Contract negotiations between administrators at Niles Community Schools and the district's 216 teachers are coming to a head.
Monday night nearly 100 teachers and community members attended the Niles Board of Education meeting to protest the district’s final offer.
The negotiations began in Jan. 2011. That’s a painful realization for administrators which claim under the current teacher’s union contract, the district is losing $7,413 a day, equating to roughly $215,000 a month.
Last year Michigan funding cuts fell at the desk of Superintendent Richard Weigel, forcing him to slash $1.9 million from the district's budget. This school year, Gov. Rick Snyder hacked more, sending many schools like Niles back to the cutting block.
"Our revenue has decreased to such an extent that we're now finding that our revenue cannot keep up with our expenditures,” Supt. Weigel said.
"We're 55% of the budget approximately, but they're asking us to absorb 80% of the cuts. I guess my question is, 'If there isn't any low-hanging fruit, then why are they creating two new administrator positions in the district,'" NDEA President Katherine Elsner said.
Administrators say they took an eight-percent pay cut. Secretaries followed and sliced their salaries by more than two-percent. Transportation and food services were out-sourced, maintenance crews agreed to cheaper insurance, but district leaders say teachers haven't done their part.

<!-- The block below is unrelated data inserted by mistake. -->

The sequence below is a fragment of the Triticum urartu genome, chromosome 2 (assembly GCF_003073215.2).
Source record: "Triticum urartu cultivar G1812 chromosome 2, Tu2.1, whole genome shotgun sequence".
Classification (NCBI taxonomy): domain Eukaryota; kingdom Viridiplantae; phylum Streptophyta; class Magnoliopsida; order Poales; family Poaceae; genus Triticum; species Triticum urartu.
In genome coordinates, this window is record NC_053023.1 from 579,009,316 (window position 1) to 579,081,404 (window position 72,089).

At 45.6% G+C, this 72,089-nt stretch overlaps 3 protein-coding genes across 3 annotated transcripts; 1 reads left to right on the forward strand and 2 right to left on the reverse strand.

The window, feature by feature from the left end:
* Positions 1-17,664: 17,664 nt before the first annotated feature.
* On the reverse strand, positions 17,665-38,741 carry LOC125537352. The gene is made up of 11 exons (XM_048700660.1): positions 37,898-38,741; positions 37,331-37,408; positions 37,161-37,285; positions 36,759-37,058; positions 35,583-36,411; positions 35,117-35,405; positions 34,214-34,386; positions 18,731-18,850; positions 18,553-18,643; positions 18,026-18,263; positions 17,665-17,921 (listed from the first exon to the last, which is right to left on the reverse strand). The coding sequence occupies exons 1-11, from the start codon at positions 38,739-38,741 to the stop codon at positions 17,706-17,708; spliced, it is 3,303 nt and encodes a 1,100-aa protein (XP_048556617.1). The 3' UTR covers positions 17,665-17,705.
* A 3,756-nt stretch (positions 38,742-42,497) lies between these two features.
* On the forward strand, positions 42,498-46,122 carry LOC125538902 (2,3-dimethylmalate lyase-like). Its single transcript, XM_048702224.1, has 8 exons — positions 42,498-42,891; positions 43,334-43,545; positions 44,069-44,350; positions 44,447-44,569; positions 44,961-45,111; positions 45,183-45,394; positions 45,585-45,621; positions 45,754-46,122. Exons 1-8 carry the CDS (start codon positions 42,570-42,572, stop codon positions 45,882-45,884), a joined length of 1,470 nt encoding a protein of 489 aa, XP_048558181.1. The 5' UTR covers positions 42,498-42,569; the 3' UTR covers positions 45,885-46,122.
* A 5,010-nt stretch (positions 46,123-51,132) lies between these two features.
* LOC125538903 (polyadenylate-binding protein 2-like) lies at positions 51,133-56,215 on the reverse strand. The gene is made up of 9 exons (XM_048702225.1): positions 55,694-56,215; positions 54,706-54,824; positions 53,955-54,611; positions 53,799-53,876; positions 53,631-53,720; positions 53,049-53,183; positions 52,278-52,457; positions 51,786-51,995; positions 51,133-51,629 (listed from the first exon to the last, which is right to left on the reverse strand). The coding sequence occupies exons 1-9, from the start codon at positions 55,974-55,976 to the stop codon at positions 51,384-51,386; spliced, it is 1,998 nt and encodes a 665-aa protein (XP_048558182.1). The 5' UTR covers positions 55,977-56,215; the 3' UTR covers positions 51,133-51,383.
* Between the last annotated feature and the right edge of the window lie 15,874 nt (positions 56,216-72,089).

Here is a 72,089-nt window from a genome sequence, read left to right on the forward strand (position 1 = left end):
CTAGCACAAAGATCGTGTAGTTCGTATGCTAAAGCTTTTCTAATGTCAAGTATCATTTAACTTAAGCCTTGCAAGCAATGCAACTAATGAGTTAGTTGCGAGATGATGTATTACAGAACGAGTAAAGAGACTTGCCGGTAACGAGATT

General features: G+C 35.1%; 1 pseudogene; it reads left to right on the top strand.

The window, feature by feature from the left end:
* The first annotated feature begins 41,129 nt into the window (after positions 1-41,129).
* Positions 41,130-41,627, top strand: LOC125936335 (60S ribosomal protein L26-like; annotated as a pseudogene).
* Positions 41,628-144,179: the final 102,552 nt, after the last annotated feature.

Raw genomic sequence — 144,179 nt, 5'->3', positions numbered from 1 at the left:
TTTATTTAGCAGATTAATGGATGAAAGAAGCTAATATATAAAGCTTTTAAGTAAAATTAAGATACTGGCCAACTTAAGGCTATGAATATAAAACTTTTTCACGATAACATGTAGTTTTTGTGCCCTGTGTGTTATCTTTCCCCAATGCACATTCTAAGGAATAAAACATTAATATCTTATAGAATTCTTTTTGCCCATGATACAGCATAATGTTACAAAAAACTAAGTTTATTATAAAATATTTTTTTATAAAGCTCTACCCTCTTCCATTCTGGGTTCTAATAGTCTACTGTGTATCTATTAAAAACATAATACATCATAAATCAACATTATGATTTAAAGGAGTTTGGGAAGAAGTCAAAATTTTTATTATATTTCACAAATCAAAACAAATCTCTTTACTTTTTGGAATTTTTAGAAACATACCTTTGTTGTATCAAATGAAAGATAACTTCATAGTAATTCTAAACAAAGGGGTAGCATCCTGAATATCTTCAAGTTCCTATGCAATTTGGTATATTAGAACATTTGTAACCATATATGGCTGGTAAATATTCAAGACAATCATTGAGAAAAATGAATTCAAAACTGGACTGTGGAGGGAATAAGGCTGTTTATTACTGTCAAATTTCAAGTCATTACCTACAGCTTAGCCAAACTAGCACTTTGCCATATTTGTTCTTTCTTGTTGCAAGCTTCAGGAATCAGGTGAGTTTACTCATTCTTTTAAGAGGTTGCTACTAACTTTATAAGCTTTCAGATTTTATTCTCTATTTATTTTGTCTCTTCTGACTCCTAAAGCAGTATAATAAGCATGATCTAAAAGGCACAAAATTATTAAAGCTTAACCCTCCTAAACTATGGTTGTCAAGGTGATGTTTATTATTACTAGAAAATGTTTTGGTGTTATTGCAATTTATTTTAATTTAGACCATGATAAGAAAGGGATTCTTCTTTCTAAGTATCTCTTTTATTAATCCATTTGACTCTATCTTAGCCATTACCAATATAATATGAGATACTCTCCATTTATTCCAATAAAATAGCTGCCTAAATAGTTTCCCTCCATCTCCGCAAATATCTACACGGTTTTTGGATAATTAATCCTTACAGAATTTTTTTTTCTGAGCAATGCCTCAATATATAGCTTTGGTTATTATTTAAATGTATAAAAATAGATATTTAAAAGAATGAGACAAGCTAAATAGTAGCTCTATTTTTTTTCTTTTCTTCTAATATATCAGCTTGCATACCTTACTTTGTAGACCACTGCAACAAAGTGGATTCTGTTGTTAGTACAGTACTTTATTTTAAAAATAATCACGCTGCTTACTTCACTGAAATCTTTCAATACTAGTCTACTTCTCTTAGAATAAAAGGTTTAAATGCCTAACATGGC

"We have provided several different offers, unfortunately the offers from the union have been less than helpful,” Weigel added.
However, education leaders project the Niles District Education Association’s last offer would put the school corporation $2,037,472 in debt by the 2013-2014 academic year. By 2014-2015, the district says it would be $4,998,498 in the hole.
"When they project out that far, we're a little reluctant to take those extended projections. For example, they projected student enrollment would be down this year by 95 students. We actually had an increase of 180 students,” Elsner added.
However, district leaders believe the writing is on the wall, saying their final contract is the only option they have left.
"We really did our best to cut everything we could. We've cut paper and supplies and textbooks and we're down to a point where we have got to ask for concessions,” Weigel stated.
"Negotiations are a two way street and there are ways that we can find solutions to these difficult problems. It's not going to be easy, but it's going to require compromise on both sides,” Elsner concluded.
Administrators say although they've frozen pay and enacted layoffs in the past, this marks the first time in district history that they've actually asked teachers for salary cuts.
If no agreement is made, the district can actually impose its contract on teachers. There’s no word as to when or if that course of action will be taken.
If you'd like to take a closer look at the district's current and proposed salary offers, just click on the document attached to this story.